Three months after losing most of his day-to-day administrative authority, Thomas H. Nielsen has been stripped of the title of president of the Irvine Co.
Chairman and majority shareholder Donald Bren said Tuesday that the Newport Beach land development company has eliminated the position of corporate president, which Nielsen held since 1983.
Bren also said that in the latest reorganization approved Monday by the company's directors, the departments that had remained in Nielsen's control--urban planning and design, policy management and entitlement, and corporate affairs--have been assigned to Bren's close assistant, Gary Hunt. Hunt, who previously was a vice president, has been elevated to senior vice president and is one of the three managing officers who report directly to the executive committee, of which he is a member.
Nielsen lost most of his administrative duties in a reorganization last June, when the company consolidated management authority in an executive committee that began to meet weekly.
Nielsen, who has been given the new title of vice chairman, will stay on as a member of the eight-member executive committee and will continue to serve as the principal company spokesman "on all issues of major community, regional and statewide concern," Bren said in a prepared statement.
As part of the latest reorganization, two other executive committee members, Raymond L. Watson and John Galvin, also have been made vice chairmen. Watson, a former company president, has been working on major planning strategies, such as development plans for the so-called Irvine Coast property while Galvin, a former Aetna Life & Casualty senior vice president, last May was made head of Irvine Co.'s Financial Services Group.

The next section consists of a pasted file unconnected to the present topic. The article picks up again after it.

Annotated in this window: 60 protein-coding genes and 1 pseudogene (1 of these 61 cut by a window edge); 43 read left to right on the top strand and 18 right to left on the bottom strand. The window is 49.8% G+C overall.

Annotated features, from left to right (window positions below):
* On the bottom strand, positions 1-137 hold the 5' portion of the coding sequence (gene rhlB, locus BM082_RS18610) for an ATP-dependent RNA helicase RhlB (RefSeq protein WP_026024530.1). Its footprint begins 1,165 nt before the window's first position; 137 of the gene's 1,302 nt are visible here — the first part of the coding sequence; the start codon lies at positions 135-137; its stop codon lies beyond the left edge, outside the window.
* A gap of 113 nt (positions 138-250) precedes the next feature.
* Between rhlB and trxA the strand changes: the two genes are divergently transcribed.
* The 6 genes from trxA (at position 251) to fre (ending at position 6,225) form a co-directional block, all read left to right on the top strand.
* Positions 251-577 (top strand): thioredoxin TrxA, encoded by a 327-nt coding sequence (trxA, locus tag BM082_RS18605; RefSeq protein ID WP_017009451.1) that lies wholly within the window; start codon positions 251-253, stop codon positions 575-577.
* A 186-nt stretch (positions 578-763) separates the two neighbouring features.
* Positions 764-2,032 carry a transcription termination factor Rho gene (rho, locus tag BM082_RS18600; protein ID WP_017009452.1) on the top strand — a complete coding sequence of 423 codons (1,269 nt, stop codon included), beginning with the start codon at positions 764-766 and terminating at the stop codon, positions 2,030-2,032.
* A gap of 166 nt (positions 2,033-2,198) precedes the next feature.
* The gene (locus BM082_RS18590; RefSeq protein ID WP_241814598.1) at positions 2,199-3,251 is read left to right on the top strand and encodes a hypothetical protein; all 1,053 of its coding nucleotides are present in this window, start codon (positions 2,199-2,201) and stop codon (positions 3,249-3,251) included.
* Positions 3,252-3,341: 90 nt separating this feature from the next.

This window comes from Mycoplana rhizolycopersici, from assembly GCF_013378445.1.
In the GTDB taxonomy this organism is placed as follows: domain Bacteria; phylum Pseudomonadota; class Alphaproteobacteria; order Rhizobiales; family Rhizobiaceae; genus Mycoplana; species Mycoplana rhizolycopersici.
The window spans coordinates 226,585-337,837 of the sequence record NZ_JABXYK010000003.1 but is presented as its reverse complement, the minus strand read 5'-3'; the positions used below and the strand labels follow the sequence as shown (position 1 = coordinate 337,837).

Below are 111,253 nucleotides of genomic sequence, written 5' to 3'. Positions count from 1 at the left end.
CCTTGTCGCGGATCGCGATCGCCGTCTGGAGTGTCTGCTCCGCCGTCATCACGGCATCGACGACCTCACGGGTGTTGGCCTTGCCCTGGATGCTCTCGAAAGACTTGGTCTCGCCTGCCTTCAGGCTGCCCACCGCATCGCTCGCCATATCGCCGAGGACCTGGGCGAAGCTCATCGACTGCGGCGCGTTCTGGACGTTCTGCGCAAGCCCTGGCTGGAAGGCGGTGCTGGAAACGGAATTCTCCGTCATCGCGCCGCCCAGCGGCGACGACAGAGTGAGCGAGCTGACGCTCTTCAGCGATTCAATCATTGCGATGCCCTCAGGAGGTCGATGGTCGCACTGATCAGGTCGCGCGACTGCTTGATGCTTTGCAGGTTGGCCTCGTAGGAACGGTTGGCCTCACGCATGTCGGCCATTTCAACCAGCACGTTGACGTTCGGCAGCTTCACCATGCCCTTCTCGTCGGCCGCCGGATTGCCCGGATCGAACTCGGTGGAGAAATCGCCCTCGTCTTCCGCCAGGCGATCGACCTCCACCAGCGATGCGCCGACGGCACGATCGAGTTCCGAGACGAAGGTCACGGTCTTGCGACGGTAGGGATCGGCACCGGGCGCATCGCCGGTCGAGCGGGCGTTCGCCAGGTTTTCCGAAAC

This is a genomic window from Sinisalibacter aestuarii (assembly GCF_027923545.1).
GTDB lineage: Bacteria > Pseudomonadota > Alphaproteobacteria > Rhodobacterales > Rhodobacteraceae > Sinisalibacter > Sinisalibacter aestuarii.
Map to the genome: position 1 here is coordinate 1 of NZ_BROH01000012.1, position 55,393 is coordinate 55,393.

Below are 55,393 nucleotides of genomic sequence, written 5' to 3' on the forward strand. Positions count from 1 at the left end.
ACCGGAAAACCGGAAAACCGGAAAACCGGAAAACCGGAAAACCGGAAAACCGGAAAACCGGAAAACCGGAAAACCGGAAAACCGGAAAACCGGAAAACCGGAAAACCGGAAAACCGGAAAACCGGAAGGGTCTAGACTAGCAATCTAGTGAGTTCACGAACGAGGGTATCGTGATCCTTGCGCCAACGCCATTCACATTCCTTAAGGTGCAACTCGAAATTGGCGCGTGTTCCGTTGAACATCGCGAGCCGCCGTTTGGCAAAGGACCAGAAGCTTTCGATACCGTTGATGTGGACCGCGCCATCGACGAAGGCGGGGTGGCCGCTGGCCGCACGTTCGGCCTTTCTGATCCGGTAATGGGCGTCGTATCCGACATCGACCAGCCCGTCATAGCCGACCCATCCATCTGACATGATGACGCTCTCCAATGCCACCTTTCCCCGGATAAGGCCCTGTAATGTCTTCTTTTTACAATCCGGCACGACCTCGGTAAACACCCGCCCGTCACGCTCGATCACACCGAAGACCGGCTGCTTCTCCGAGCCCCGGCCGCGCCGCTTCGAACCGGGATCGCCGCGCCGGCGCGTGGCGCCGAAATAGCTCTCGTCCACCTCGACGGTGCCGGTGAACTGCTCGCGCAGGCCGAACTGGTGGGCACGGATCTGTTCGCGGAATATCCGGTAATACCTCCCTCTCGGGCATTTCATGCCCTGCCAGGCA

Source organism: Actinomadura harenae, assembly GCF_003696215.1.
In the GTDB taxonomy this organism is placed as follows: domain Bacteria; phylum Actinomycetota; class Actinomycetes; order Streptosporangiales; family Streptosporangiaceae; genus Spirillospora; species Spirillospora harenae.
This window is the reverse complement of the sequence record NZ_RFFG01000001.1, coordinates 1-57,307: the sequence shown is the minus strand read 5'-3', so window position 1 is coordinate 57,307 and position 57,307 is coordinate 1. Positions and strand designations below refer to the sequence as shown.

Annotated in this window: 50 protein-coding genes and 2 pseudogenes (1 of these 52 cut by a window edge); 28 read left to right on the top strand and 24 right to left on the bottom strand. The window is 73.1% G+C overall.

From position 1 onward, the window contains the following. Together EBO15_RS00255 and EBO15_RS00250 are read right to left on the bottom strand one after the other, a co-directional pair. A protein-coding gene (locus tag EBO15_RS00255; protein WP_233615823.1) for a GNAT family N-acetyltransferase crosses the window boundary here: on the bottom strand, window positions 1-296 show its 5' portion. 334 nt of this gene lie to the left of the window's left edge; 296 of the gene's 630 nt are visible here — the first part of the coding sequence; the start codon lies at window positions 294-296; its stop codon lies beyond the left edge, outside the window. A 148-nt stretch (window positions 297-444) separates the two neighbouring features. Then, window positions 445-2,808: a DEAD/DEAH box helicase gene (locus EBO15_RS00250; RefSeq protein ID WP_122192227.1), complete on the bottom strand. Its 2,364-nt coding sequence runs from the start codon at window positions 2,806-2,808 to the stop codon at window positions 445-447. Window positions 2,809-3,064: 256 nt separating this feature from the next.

Also in the current reshuffling, Roland Osgood, president of Irvine Pacific, Irvine Co.'s home-building division, has been made president of a newly formed unit, Irvine Co. Land Development Group, which, according to Bren, will have "responsibility for all land, infrastructure, residential construction and apartment management."
Osgood, Hunt and other company officials denied widespread reports that Irvine Pacific is being disbanded or will be laying off employees. As part of its earlier restructuring, Irvine Co. last July laid off 240 employees, representing 18% of its work force.
"There are no major layoffs or any layoffs anticipated at the company and no plans for IP (Irvine Pacific) to do anything else than what it is (doing)," said Hunt.